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U.S. Department of Health and Human Services

Inspections, Compliance, Enforcement, and Criminal Investigations

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The South Bend Chocolate Company, Inc.


Department of Health and Human Services logoDepartment of Health and Human Services

Public Health Service
Food and Drug Administration
  Central Region
Detroit District
300 River Place
Suite 5900
Detroit, MI 48207-3179
Telephone: 313-393-8100
FAX: 313-393-8139

June 5, 2009




Mr. Mark A. Tarner, President
The South Bend Chocolate Company, Inc.
3300 West Sample Street
South Bend, Indiana 46619

On October 14 - 29, 2008 and March 9 – 16, 2009, the Food and Drug Administration (FDA) conducted inspections of your chocolate candy manufacturing facility located at 3300 West Sample Street, South Bend, Indiana. During these inspections, our investigators documented significant violations of FDA’s Current Good Manufacturing Practice (CGMP) requirements for manufacturing, packing, or holding human food, Title 21, Code of Federal Regulations, Part 110 (21 CFR 110) at your facility. These violations cause the foods manufactured at your facility to be adulterated within the meaning of section 402(a)(4) of the Federal Food, Drug, and Cosmetic Act (the Act), 21 U.S.C. § 342(a)(4), in that they were prepared, packed, or held under insanitary conditions whereby they may have been rendered injurious to health. In addition, during the March 2009 inspection, we collected labels from some of your products. Our review of those labels found that some of your products are misbranded within the meaning of section 403 of the Act, 21 U.S.C. § 343. You may find the Act and FDA's regulations through links in FDA's home page at http://www.fda.gov.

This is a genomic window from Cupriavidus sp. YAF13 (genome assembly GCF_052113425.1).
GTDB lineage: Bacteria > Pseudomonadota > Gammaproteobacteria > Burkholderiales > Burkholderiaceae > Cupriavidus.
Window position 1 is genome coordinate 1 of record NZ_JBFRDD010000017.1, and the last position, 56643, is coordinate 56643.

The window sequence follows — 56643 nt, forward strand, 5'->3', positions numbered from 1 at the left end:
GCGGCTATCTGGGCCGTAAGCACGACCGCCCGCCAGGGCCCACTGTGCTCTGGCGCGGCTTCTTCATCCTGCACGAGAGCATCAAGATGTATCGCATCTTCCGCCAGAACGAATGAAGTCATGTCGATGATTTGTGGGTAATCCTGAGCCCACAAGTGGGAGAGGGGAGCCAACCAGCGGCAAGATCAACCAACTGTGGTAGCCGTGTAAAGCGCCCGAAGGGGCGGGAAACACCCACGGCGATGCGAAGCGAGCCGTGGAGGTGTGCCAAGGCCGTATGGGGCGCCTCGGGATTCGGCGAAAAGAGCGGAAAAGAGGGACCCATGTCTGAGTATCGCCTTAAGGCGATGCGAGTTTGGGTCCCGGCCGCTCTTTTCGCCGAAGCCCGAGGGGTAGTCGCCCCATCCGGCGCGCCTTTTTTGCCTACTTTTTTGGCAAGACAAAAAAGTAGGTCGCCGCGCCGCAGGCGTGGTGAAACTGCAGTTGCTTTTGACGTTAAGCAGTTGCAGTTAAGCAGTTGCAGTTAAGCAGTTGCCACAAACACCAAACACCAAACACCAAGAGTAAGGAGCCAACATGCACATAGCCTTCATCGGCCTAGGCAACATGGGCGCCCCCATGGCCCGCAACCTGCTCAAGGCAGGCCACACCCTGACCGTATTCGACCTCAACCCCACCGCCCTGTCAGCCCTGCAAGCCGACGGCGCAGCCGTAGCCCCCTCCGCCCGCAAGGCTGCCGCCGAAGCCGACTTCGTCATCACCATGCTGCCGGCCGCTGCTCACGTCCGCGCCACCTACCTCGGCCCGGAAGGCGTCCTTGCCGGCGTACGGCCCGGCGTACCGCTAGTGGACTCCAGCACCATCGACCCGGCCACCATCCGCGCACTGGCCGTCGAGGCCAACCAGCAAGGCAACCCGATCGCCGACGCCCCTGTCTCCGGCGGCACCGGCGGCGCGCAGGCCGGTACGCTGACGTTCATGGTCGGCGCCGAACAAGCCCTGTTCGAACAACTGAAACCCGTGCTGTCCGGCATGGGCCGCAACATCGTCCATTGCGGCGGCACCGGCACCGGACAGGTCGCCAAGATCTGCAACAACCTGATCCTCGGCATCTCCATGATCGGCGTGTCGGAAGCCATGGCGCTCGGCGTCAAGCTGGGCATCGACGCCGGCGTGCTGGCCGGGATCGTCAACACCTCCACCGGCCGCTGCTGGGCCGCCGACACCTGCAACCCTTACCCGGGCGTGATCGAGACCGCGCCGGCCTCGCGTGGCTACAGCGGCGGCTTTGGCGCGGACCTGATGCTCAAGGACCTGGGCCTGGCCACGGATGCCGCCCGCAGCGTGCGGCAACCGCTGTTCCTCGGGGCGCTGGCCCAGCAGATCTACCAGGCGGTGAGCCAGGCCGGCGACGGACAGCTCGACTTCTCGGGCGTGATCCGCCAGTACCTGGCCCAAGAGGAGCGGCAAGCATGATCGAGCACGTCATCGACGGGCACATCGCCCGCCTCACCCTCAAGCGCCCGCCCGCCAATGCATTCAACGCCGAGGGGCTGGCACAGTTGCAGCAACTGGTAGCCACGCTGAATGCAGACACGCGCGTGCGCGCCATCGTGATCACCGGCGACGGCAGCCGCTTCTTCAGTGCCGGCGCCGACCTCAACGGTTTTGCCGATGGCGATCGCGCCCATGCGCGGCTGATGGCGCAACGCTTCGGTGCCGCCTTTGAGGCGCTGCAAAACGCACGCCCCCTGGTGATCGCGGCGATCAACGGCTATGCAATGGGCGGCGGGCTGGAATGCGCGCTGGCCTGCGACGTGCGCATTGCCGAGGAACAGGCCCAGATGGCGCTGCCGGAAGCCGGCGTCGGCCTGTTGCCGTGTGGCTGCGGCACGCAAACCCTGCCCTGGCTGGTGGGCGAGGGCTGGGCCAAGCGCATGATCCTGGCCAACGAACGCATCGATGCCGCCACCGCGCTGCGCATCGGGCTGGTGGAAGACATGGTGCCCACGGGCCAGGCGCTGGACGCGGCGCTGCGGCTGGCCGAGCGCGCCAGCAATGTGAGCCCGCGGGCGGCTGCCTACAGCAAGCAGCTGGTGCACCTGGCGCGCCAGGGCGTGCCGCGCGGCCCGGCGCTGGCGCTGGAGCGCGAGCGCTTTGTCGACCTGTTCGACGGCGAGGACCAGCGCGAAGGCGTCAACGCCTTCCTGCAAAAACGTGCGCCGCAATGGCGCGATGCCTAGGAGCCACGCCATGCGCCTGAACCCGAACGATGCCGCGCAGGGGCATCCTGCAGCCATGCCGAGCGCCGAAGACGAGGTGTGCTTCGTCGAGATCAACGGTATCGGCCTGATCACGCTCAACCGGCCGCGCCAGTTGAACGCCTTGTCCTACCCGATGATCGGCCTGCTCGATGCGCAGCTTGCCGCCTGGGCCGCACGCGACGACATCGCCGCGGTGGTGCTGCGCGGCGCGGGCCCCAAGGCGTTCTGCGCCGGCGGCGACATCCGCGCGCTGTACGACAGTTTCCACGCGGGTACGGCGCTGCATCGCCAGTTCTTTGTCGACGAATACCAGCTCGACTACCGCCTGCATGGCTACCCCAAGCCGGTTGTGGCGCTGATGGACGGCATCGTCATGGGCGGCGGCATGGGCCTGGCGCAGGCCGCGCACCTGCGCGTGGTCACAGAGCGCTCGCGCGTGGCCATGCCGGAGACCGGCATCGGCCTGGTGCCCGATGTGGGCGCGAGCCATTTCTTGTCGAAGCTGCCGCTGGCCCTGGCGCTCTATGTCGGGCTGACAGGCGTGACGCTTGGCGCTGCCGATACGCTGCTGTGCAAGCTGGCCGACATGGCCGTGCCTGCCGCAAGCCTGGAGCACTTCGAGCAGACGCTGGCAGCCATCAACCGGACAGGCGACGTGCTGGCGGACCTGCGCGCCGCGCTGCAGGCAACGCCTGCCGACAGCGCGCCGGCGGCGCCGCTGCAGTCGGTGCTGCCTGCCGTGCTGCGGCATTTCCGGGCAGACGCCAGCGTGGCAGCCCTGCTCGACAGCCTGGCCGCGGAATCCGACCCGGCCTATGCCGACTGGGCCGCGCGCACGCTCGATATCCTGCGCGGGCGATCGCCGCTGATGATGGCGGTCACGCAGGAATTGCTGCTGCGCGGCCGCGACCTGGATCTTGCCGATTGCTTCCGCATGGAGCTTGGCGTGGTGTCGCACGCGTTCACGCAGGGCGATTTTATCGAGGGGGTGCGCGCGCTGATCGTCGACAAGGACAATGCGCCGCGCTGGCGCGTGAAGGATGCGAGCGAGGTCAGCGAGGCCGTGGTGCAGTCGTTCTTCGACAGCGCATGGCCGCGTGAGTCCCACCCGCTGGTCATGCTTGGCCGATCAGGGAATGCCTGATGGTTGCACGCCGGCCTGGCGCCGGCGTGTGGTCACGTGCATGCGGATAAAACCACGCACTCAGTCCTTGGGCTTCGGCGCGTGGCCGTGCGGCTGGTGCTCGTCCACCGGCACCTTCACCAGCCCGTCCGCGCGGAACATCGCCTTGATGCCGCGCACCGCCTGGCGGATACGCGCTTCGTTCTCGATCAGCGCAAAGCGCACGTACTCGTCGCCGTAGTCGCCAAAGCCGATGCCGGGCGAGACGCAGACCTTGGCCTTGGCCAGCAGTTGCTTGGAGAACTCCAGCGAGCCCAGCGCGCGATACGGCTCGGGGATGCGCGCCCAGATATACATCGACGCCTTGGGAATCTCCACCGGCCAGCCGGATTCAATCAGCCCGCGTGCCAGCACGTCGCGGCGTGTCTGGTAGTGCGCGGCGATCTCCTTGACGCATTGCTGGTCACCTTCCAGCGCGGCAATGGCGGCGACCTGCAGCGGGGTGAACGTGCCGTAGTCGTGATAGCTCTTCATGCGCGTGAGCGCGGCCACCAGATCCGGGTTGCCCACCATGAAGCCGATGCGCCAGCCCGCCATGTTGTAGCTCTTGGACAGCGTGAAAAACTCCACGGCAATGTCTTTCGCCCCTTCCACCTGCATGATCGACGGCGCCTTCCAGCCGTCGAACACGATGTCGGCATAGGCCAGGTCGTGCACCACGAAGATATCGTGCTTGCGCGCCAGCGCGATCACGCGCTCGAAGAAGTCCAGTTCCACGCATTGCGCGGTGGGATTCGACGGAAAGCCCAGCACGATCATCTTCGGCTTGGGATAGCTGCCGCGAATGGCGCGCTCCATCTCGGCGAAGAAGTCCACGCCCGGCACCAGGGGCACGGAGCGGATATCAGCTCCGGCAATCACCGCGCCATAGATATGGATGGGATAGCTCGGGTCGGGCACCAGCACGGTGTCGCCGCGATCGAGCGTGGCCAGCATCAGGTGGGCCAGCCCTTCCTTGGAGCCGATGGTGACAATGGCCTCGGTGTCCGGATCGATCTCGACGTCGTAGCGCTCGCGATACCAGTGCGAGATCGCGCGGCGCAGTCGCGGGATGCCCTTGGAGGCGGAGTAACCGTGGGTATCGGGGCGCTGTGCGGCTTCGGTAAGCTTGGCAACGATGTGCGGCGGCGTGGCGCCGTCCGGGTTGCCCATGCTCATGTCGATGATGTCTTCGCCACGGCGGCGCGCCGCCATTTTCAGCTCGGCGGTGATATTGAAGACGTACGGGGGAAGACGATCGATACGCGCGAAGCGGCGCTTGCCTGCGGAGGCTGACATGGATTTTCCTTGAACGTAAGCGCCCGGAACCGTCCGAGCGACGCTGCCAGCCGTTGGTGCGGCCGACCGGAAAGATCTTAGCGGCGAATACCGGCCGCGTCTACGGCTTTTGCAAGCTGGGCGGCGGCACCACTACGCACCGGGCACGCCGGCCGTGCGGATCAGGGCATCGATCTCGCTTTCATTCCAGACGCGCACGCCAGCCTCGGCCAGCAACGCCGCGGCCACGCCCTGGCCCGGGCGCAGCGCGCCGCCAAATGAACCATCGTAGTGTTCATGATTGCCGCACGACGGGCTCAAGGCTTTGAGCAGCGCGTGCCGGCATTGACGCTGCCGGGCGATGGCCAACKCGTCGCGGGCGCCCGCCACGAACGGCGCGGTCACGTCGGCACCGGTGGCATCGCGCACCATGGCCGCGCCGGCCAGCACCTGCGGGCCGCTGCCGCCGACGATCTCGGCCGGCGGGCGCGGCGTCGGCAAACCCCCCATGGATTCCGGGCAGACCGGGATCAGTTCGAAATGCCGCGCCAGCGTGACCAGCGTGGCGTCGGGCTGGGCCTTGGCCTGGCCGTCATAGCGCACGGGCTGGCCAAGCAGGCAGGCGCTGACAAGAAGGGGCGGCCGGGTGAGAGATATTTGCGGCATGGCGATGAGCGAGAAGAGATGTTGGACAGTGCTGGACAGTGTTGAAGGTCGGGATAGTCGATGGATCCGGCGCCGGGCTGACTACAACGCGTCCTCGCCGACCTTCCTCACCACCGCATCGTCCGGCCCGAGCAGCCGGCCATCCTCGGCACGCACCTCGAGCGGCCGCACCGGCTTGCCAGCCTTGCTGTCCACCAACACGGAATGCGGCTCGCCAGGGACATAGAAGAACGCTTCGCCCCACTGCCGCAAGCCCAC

Current Good Manufacturing Practice Violations

Our inspections of your facility revealed the following violations of the CGMP regulation (21 CFR 110):

1. To comply with section 21 CFR 110.35(c), no pests are allowed in any area of a food plant. Further, effective measures must be taken to exclude pests from the processing areas and to protect against the contamination of food on the premises by pests.

Our investigators observed the following evidence of a lack of pest control during the inspections:

a. Two dead rodents were observed in the west warehouse (raw materials warehouse). One carcass was on the floor along the wall. Another carcass was observed in an unused sink in a corner of the room. Nesting material was also observed on the floor along the all.

b. Large numbers of rodent excreta pellets were observed throughout the facility. For example, rodent excreta pellets were found: on the floors along walls; on a steel beam traversing the entire length of the building; next to and under pallets containing raw materials for your food products; and near stored in-process candy products, packaging materials and manufacturing equipment.